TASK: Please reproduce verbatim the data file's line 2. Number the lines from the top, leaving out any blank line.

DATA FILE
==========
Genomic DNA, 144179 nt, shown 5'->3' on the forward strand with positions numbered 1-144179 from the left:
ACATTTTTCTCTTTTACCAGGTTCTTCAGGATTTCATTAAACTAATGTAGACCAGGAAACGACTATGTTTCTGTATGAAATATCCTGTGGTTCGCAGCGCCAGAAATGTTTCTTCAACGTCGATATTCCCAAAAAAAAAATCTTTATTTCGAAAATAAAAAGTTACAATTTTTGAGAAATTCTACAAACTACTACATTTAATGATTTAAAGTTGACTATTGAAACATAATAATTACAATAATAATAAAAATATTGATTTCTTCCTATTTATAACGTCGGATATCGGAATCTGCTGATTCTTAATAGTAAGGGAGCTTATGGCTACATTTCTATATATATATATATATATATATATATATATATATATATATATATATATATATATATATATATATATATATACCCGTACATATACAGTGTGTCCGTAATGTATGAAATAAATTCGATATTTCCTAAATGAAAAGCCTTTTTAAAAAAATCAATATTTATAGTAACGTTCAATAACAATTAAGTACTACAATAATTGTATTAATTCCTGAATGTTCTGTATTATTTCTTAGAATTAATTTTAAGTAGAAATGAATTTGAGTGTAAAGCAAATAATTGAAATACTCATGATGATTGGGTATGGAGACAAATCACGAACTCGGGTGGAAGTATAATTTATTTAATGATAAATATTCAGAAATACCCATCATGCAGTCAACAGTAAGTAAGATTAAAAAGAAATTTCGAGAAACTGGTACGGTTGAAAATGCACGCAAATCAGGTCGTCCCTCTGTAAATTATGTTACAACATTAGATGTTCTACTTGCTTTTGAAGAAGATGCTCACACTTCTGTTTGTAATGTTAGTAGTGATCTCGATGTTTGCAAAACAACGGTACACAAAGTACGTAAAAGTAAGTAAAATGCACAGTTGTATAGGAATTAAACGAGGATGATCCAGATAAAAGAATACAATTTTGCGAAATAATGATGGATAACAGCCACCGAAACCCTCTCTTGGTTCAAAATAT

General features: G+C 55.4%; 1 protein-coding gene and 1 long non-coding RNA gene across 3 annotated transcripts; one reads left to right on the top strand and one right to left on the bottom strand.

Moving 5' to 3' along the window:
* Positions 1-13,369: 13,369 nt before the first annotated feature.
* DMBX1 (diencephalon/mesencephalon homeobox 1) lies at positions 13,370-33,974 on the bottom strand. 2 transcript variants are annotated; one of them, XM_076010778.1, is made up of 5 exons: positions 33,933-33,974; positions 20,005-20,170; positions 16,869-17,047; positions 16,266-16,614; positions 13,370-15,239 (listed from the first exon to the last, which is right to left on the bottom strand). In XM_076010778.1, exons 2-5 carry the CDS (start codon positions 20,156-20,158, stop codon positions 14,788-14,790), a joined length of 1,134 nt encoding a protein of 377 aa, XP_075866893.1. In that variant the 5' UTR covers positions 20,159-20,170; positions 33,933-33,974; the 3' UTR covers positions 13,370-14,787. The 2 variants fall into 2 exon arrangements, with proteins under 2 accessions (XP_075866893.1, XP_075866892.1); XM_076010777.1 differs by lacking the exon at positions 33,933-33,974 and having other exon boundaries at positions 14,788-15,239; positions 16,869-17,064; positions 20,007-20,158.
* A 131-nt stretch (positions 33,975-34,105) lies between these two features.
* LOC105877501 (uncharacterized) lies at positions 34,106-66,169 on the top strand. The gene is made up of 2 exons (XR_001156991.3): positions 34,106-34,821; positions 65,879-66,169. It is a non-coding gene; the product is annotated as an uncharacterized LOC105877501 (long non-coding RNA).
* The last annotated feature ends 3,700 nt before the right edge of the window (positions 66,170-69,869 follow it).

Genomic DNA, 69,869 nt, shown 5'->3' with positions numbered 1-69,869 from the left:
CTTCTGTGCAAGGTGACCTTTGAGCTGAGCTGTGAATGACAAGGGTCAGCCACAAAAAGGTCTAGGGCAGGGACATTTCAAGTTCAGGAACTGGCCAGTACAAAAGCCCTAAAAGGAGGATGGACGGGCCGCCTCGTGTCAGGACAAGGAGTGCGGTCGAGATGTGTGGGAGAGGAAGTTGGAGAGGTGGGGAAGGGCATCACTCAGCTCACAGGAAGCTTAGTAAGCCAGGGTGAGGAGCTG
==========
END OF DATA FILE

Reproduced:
ACATTTTTCTCTTTTACCAGGTTCTTCAGGATTTCATTAAACTAATGTAGACCAGGAAACGACTATGTTTCTGTATGAAATATCCTGTGGTTCGCAGCGCCAGAAATGTTTCTTCAACGTCGATATTCCCAAAAAAAAAATCTTTATTTCGAAAATAAAAAGTTACAATTTTTGAGAAATTCTACAAACTACTACATTTAATGATTTAAAGTTGACTATTGAAACATAATAATTACAATAATAATAAAAATATTGATTTCTTCCTATTTATAACGTCGGATATCGGAATCTGCTGATTCTTAATAGTAAGGGAGCTTATGGCTACATTTCTATATATATATATATATATATATATATATATATATATATATATATATATATATATATATATATATATATATACCCGTACATATACAGTGTGTCCGTAATGTATGAAATAAATTCGATATTTCCTAAATGAAAAGCCTTTTTAAAAAAATCAATATTTATAGTAACGTTCAATAACAATTAAGTACTACAATAATTGTATTAATTCCTGAATGTTCTGTATTATTTCTTAGAATTAATTTTAAGTAGAAATGAATTTGAGTGTAAAGCAAATAATTGAAATACTCATGATGATTGGGTATGGAGACAAATCACGAACTCGGGTGGAAGTATAATTTATTTAATGATAAATATTCAGAAATACCCATCATGCAGTCAACAGTAAGTAAGATTAAAAAGAAATTTCGAGAAACTGGTACGGTTGAAAATGCACGCAAATCAGGTCGTCCCTCTGTAAATTATGTTACAACATTAGATGTTCTACTTGCTTTTGAAGAAGATGCTCACACTTCTGTTTGTAATGTTAGTAGTGATCTCGATGTTTGCAAAACAACGGTACACAAAGTACGTAAAAGTAAGTAAAATGCACAGTTGTATAGGAATTAAACGAGGATGATCCAGATAAAAGAATACAATTTTGCGAAATAATGATGGATAACAGCCACCGAAACCCTCTCTTGGTTCAAAATAT